So What is Normal? The Implications of Thinking (dis)abilities for Design Education

Developing educational resources which explore different ways of engaging with issues of disability in architectural and design education and practice

Project leader: Jos Boys, Senior Research Fellow, University of Brighton. Steering group members: Barry Ginley, Disability and Access Officer V&A, Jane Oldfield, Deputy Director RIBA British Architectural Library; Cassie Herschel-Shorland, Access and Museum Design Consultant; Pamela Edwards, ex-Head of Professional Education RIBA and member, RIBA Architects for Change. Researcher for history sections: Katie Lloyd Thomas. Additional web notes by Sarah Pickthall, David Watson and Paul Redfern. Research evaluator: Sarah Pickthall. Web Design: Surface Impression. With thanks to the RIBA British Architectural Library (BAL).


This project examined how we might move beyond existing, limited concepts of ‘accessibility’ in teaching and learning about disability in UK architectural education; and developed sample on-line resources for design tutors and students who want to think afresh about disability and difference.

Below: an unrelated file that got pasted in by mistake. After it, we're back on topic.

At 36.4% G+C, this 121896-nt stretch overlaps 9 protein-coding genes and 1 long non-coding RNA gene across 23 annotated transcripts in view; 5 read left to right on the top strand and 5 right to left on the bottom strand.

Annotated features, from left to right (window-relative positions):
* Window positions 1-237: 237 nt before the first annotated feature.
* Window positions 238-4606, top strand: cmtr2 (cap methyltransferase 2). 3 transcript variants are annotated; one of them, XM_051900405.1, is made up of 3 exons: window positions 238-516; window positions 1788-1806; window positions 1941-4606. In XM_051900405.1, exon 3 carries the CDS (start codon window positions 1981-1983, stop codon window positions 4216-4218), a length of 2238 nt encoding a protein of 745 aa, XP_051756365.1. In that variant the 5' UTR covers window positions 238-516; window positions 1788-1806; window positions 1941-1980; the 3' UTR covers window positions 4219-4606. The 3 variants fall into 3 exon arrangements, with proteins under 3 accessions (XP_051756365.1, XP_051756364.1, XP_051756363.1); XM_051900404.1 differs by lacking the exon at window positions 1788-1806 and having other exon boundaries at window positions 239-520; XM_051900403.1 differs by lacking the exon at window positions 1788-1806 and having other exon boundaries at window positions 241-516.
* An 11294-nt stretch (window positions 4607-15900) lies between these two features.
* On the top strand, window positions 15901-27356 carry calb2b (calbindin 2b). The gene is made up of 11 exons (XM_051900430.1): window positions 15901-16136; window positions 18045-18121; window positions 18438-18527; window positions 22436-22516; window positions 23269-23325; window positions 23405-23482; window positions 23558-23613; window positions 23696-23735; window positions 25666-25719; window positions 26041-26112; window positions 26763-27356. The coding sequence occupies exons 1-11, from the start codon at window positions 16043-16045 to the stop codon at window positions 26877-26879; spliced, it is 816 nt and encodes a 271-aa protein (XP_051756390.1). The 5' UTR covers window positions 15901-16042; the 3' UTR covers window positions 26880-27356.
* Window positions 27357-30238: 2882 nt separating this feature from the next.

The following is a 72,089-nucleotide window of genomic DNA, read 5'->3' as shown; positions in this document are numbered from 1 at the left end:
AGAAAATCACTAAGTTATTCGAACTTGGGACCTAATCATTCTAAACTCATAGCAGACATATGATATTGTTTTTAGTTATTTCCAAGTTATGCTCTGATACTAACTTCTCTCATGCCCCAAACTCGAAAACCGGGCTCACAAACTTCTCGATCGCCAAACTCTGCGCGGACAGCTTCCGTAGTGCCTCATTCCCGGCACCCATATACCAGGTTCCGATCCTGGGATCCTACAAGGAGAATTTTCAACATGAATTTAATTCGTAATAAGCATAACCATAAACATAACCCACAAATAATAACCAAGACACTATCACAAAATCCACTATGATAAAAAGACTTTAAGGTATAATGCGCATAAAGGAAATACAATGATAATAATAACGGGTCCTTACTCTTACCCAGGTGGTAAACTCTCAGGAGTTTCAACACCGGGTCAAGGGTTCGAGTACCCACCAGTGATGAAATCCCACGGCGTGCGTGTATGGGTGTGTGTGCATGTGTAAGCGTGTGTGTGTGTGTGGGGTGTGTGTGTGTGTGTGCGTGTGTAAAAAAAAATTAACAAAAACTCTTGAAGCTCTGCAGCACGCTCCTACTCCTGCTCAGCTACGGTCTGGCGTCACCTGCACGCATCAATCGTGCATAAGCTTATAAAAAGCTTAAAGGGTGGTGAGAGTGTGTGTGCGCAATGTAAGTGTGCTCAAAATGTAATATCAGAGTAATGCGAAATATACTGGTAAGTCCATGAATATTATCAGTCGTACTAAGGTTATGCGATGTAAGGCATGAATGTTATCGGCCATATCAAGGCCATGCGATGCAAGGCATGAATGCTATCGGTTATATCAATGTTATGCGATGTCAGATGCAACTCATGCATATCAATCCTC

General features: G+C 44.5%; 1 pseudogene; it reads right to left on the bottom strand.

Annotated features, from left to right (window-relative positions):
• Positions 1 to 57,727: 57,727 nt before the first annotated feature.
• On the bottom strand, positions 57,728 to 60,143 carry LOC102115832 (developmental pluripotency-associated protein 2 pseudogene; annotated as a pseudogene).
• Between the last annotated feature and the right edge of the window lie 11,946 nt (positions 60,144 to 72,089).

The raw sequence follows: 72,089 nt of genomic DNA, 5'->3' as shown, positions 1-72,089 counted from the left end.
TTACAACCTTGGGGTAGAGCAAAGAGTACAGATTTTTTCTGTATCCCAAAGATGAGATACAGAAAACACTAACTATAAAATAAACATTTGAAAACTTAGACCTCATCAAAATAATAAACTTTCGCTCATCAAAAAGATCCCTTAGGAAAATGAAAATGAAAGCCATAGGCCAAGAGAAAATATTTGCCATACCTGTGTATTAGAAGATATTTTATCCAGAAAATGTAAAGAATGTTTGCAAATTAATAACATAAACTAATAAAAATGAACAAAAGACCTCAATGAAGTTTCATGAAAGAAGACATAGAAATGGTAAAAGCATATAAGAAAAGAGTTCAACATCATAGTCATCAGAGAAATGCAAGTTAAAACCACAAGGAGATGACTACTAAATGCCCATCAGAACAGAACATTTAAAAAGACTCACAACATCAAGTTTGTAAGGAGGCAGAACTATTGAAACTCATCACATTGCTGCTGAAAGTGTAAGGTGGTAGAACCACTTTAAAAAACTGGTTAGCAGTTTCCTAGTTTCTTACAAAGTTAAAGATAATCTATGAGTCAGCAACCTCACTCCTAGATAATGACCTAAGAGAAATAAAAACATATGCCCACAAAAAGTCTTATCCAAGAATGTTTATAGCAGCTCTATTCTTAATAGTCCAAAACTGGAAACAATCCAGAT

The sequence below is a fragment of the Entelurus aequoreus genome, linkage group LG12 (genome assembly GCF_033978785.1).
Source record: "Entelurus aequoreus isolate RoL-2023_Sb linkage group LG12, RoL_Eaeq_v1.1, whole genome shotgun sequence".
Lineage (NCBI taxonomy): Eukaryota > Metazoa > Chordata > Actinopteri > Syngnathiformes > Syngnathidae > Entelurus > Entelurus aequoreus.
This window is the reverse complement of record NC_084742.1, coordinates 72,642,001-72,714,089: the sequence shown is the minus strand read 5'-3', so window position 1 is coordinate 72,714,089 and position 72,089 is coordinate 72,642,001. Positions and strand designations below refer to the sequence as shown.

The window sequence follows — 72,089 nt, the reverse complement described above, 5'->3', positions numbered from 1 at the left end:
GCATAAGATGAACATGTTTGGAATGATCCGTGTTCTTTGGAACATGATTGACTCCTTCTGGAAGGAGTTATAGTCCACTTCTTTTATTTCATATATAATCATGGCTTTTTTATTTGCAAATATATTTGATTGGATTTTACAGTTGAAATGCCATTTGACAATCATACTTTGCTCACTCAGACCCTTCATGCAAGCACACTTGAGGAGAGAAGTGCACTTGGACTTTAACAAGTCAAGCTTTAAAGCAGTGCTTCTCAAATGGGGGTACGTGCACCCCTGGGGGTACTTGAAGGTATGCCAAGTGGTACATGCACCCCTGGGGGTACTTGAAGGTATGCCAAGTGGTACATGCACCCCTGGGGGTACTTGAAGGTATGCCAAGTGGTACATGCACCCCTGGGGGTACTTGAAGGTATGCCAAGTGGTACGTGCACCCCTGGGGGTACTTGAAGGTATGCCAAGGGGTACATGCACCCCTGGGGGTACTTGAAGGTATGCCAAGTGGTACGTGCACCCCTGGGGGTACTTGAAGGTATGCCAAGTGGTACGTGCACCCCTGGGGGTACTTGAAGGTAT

The project was undertaken in 4 stages:

1. Innovative research
Published as a series of theory papers by Jos Boys

Taking a disability-led perspective
Beyond Accessibility? Re-thinking the user in architecture
Challenging the ‘normal’: towards new conceptual frameworks
Occupying (dis)ordinary space (with Pam Shakespeare)

2. Historical study
A related research project, by Katie Lloyd-Thomas, exploring relationships between disabled people and architecture, historically, using the British Architectural Library (BAL) collection at the RIBA.

Stacks of Questions: accessing the BAL Collection
Researching Disability and Architecture: routes through the BAL collection
Timeline of disability and architecture

3. Prototype website So What is Normal?
Suggesting new kinds of resources on disability and architecture

4. Building a disability-led perspective
Collaborating with disabled and Deaf artists

Making Discursive Spaces